“Just as the sun was setting the track opened. The first session acted as ‘sighting laps’ as none of us had ever ridden on the circuit before. I was part of a group of three being led by Nina Prinz. Nina competes in the Qatar Superbike Championship, so I couldn’t have had a better person to show me the perfect lines around Losail for the first time. I stayed in this group for a couple more sessions – the circuit is very flat with very few landmarks so it can be challenging to pick out markers for braking and turning. Also, all the right corners in particular look very similar on entry so it is very easy to get ‘lost’ – there is a double apex, then a late apex one and a triple right-hander so it is crucial you can remember the sequence and prepare appropriately for the various corners.


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“There was various talk on the best way to find your way on the circuit – some people count corners, others count the sequence of gears they are in for each corner. For me the easiest way was to visualise the circuit map (I spent a good portion of my seven-hour flight looking at it!). This really helped and I only got mixed up a couple of times – a mistake I’m putting down to the high temperatures. Nina also told us to make sure we were relaxed on the straight (over 1km in length) as this provides a small break both physically and mentally.

“I immediately felt very at ease on the S 1000 RR. It’s an amazing feeling to have such a huge amount of power underneath you and by a twist of the throttle it accelerates so easily (and of course very quickly). It is also so easy and light to tip into corners which was a really reassuring feeling having moved up from a much smaller bike.


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“After each session we had a debrief where our instructor would run us through parts of the circuit and also answer any questions that we had – having immediate feedback on your performance and being able to ask questions while they are still fresh in your mind is a crucial part of being able to improve. The fifth session of the evening ended at 11pm, and by this time I was feeling happy on the bike, and with my way around the circuit. I was very keen to get back out on the track the following day.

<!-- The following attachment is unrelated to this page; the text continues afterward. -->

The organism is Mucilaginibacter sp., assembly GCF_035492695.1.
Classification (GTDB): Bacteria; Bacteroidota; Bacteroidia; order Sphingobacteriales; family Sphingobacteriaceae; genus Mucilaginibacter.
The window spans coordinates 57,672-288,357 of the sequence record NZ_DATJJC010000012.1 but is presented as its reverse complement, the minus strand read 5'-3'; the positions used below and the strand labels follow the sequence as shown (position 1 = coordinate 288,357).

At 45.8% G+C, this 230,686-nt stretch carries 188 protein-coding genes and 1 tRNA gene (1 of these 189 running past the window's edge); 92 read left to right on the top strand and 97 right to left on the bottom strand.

“The second day had the same timetable as day one (a fitness session in the morning and track time in the evening). After arriving at the track we had another workshop – this time taken by Simon Crafar (ex WSBK and 500 GP rider) and covered the ‘Theory of Riding’. Simon’s passion for motorcycle racing and helping others to improve is obvious and he makes even the most complicated and confusing parts of riding on track easy to understand and entertaining.


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“I had opted for one-to-one instruction on day two and was thrilled to be instructed by Shelina Moreda. Shelina is an AMA racer and currently competes in the LARRS (Losail Asian Road Racing Series) so also knows the circuit very well. Her energy and enthusiasm is beyond incredible.

“We really picked up the pace from what was quite a steady first day. It was very exciting to be able to start pushing myself with the S 1000 RR and seeing what I could do aboard this fantastic bike. I started to carry a lot more corner speed, so I had to keep my lines in check (beyond the curbs is some very slippery astro-turf that you do not want to cross too often). During each session, I continued to study the circuit map and Shelina suggested I mark every apex and make a dot-to-dot for the line I should be taking on each lap.